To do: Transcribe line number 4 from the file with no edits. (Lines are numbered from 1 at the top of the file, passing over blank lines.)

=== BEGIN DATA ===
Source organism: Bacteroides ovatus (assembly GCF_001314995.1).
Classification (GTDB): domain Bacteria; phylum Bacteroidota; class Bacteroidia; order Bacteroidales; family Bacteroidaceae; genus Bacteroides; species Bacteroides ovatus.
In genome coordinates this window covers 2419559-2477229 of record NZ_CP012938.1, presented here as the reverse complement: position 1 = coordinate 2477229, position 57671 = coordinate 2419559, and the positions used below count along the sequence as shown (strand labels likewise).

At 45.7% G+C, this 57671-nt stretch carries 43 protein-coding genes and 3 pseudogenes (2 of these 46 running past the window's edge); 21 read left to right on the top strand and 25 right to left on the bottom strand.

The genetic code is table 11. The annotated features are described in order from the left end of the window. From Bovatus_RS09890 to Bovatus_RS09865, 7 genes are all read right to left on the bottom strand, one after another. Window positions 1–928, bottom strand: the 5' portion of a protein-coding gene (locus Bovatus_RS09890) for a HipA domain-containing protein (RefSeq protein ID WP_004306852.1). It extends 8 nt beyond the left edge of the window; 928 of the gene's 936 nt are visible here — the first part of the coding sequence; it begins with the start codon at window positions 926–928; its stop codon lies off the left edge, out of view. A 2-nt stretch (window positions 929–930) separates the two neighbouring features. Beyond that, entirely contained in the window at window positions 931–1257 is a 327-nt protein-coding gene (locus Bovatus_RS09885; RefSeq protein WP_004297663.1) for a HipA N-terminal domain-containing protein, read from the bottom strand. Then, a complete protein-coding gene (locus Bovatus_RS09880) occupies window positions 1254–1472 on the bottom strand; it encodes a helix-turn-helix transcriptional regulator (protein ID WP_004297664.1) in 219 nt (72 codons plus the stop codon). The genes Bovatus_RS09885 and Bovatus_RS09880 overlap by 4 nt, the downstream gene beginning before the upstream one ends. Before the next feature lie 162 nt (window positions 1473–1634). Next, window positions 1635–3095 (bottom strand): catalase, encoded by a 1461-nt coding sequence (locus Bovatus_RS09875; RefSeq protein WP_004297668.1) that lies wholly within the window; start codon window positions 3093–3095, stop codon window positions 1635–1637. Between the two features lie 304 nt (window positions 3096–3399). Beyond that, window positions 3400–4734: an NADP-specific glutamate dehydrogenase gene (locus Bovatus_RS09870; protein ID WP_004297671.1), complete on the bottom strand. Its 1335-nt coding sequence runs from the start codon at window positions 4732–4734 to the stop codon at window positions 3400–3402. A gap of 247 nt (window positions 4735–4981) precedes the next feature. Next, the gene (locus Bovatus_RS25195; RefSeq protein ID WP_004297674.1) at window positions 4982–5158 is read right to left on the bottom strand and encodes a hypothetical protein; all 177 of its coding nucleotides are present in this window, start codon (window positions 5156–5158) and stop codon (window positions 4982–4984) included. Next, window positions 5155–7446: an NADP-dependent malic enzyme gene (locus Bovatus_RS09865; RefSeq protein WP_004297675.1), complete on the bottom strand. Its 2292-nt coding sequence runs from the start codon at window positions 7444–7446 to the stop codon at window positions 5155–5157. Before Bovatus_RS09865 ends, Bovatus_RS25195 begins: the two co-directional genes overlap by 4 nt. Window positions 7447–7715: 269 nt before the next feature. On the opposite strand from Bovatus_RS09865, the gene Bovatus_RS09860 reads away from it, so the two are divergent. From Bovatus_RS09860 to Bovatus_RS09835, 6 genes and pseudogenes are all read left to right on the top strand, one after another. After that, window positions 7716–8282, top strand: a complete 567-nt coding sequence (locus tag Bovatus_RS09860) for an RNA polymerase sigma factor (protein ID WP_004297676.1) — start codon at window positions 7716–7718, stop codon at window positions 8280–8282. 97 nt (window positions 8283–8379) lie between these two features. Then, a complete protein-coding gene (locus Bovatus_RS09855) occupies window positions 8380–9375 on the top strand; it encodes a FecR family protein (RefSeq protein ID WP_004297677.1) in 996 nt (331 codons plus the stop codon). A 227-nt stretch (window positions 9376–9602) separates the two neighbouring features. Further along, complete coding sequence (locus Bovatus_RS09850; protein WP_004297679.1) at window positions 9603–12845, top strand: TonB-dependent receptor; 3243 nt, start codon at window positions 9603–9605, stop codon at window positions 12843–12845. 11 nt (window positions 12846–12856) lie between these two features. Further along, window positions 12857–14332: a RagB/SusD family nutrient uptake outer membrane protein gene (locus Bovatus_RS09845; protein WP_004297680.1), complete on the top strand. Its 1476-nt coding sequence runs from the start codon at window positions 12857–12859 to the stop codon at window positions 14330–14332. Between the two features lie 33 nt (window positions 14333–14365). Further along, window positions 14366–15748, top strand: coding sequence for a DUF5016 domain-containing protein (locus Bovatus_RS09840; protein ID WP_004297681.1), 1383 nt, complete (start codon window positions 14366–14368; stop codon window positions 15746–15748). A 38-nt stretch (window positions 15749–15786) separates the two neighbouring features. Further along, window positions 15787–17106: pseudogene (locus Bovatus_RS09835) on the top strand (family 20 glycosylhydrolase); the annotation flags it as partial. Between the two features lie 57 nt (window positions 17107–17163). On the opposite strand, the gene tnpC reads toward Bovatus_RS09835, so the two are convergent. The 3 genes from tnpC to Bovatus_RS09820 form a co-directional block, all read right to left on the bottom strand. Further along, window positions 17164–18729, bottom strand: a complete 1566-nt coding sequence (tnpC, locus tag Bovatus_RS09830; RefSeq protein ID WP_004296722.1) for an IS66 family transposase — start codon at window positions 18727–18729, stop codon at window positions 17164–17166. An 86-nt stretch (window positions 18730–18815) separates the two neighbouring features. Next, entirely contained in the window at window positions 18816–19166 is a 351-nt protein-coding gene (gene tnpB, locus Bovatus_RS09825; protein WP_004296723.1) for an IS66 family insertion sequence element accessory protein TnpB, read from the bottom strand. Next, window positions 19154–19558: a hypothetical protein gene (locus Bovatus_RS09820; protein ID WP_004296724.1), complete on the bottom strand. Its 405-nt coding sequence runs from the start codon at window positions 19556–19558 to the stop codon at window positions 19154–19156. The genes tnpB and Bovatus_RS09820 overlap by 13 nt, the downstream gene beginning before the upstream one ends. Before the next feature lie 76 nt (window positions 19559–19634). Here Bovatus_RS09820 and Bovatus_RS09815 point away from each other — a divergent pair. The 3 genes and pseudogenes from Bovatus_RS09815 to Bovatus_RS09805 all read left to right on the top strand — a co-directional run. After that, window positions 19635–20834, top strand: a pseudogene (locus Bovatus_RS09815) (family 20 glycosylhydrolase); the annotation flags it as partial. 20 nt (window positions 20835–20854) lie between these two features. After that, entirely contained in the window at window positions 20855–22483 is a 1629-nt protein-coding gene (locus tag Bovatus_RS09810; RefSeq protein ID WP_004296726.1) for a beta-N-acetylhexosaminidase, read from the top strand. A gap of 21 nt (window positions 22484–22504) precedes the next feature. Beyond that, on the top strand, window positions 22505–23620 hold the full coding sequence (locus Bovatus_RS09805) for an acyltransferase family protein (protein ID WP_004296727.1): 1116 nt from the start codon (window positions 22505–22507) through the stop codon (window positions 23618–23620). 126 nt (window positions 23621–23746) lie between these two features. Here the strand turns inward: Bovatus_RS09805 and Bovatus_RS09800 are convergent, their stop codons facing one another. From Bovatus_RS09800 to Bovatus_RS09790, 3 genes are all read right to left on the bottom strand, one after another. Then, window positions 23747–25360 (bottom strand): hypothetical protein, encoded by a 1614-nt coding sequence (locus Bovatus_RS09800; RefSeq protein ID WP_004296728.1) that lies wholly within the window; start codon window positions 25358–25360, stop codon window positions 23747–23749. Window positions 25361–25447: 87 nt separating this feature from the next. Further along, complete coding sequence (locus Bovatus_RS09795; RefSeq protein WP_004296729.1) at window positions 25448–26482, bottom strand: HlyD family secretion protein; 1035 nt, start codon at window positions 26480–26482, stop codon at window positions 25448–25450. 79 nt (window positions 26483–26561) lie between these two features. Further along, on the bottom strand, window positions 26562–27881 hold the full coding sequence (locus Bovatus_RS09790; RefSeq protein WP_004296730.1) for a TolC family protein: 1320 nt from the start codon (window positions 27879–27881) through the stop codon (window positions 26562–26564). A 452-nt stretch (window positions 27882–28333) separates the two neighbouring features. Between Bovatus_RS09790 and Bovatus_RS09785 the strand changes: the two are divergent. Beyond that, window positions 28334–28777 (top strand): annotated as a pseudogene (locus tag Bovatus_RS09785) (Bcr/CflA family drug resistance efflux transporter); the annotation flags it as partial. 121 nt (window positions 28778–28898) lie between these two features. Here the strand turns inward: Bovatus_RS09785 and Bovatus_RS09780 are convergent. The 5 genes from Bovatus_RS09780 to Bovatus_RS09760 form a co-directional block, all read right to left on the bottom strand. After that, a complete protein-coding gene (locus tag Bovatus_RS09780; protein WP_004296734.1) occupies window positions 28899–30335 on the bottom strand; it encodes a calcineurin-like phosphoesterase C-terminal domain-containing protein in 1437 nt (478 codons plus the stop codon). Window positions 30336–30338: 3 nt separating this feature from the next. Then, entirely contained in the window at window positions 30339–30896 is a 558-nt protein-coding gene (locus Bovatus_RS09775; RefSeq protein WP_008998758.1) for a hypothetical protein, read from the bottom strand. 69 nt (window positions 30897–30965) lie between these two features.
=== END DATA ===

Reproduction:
At 45.7% G+C, this 57671-nt stretch carries 43 protein-coding genes and 3 pseudogenes (2 of these 46 running past the window's edge); 21 read left to right on the top strand and 25 right to left on the bottom strand.